Part lyrical essay, part pulp fiction, Noam Toran’s new column is a serial narrative annotated by images and GIFs, that speaks of the problematic imprinting of Western mythologies and imaginaries onto the desert landscape. Drawing from the cultural, ecological, and imperial conditions of the American Southwest where he was born, Toran intersects personal and family experiences with longer and larger histories, hopping across time periods and genres, from 16th century Spanish expeditions to the paranoid atmospheres of the 1970s, and from science fiction to horror-comedy.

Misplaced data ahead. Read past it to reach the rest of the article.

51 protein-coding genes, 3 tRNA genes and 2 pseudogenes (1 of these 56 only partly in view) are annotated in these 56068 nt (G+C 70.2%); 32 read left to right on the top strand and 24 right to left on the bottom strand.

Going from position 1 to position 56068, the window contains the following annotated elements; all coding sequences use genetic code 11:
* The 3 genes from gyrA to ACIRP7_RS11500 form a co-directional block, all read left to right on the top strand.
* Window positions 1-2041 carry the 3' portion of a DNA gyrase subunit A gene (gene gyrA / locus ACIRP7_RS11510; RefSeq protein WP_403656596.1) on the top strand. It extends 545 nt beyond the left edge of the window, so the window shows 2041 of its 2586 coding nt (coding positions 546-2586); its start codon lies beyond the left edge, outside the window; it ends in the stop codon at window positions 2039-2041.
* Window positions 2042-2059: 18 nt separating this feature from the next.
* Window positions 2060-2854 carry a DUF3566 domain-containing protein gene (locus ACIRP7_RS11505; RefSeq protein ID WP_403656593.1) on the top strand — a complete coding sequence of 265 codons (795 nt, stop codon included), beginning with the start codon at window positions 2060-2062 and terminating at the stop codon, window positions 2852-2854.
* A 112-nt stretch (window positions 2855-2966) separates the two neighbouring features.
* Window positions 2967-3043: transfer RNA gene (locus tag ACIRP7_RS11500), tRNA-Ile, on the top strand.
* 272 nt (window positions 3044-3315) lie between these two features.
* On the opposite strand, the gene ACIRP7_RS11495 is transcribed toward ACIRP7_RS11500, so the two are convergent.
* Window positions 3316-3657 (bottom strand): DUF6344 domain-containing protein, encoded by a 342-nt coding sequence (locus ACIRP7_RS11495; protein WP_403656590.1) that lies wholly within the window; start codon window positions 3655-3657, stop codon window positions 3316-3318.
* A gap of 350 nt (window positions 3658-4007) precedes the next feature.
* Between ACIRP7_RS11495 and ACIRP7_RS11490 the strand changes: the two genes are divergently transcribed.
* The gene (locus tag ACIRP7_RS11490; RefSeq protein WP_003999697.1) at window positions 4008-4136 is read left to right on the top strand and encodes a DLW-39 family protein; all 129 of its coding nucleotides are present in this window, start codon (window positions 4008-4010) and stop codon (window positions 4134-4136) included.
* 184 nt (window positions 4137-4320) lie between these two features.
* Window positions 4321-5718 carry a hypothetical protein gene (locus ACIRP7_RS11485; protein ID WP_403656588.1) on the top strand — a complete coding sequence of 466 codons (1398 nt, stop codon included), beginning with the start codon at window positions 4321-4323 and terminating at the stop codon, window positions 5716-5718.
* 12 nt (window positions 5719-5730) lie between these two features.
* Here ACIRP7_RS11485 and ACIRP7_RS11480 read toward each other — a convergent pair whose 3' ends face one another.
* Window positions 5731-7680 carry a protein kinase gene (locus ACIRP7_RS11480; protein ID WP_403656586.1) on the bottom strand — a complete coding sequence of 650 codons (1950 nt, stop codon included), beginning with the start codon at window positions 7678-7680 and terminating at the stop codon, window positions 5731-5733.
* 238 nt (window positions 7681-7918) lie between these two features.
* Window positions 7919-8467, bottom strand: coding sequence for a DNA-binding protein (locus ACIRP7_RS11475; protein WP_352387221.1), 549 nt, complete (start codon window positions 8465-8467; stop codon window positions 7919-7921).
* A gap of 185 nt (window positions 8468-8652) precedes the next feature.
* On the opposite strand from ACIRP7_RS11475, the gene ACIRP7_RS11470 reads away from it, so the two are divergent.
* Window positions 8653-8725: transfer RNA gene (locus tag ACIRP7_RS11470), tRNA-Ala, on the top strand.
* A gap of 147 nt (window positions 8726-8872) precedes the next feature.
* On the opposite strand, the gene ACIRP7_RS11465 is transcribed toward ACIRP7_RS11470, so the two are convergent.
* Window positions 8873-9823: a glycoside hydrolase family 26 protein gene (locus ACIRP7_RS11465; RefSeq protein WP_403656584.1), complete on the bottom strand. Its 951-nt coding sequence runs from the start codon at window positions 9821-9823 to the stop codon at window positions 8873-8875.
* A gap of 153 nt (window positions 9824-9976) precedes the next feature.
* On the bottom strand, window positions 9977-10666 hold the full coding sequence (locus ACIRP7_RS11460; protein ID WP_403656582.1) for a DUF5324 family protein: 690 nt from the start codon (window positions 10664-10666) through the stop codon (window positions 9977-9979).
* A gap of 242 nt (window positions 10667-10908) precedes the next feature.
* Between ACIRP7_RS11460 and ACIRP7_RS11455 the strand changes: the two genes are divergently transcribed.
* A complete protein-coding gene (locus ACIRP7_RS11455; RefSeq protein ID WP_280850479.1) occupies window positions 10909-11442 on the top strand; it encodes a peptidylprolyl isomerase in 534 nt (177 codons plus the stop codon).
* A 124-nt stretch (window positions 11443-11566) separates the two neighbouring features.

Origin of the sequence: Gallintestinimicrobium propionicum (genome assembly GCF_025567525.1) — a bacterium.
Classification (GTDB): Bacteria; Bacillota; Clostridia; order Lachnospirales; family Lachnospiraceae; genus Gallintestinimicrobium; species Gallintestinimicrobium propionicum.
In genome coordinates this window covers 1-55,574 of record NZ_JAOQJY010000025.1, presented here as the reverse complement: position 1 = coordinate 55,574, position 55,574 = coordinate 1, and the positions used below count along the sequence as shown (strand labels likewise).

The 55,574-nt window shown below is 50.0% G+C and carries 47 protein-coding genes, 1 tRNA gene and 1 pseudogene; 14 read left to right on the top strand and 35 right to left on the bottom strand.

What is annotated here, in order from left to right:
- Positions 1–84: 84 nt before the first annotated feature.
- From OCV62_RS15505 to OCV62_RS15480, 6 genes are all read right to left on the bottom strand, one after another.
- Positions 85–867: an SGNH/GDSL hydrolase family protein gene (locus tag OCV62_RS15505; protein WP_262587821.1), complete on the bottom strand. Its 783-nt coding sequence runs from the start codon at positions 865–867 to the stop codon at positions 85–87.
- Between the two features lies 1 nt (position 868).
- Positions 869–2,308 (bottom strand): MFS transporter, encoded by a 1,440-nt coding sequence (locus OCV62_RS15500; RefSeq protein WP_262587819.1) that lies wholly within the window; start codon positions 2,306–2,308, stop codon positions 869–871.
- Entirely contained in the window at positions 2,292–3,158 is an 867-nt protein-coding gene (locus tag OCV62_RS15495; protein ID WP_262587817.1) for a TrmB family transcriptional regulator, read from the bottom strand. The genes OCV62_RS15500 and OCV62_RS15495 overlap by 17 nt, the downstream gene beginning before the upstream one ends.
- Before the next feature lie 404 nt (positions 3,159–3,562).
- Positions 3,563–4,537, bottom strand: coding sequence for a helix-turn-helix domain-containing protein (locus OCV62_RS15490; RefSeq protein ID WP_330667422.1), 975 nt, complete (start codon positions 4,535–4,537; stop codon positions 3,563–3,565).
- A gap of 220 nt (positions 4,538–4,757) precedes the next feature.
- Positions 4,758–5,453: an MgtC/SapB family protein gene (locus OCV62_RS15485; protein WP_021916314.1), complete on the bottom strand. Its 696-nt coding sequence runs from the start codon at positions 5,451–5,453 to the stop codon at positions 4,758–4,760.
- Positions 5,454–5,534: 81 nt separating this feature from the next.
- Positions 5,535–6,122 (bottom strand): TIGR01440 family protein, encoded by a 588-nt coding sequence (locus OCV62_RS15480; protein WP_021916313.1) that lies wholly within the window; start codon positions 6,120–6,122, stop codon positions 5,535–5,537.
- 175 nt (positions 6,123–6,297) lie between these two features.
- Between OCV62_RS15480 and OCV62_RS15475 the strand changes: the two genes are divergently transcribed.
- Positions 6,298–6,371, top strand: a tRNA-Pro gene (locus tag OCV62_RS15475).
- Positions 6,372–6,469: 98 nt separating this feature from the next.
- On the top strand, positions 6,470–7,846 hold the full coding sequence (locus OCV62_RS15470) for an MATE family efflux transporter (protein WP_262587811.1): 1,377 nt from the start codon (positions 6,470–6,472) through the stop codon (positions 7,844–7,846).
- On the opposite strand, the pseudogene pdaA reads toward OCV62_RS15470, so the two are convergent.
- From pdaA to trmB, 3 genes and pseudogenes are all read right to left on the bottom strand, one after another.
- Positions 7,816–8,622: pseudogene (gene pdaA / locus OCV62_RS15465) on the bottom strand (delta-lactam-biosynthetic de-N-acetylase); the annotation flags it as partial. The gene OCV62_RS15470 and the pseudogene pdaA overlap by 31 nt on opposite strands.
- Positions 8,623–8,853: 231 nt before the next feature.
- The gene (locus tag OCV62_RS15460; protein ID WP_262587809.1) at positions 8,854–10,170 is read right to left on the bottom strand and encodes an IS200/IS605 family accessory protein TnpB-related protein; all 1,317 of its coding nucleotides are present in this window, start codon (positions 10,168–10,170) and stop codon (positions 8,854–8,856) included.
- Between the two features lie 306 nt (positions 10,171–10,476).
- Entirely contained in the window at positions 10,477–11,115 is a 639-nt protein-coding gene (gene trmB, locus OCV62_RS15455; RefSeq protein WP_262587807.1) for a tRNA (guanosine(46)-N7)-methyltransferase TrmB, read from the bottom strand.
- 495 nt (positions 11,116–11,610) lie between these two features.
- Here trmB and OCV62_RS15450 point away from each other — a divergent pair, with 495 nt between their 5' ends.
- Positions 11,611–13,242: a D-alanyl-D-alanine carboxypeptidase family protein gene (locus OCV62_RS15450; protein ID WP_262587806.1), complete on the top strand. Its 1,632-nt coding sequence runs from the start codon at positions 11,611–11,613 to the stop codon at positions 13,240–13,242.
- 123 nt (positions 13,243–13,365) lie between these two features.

Can artistic strategies of re-appropriation and remediation perform a de-orientalization of an imperialist image? Margherita Foresti writes about Heba Y. Amin’s rendering of a 19th-century photograph of an Egyptian harem in tapestry.
In the midst of the general lack of commitment of the central exhibition of the Venice Biennale this year, Avi Lubin visits three significant and interesting projects that offer metaphoric sites and spaces for experimentation and cooperation.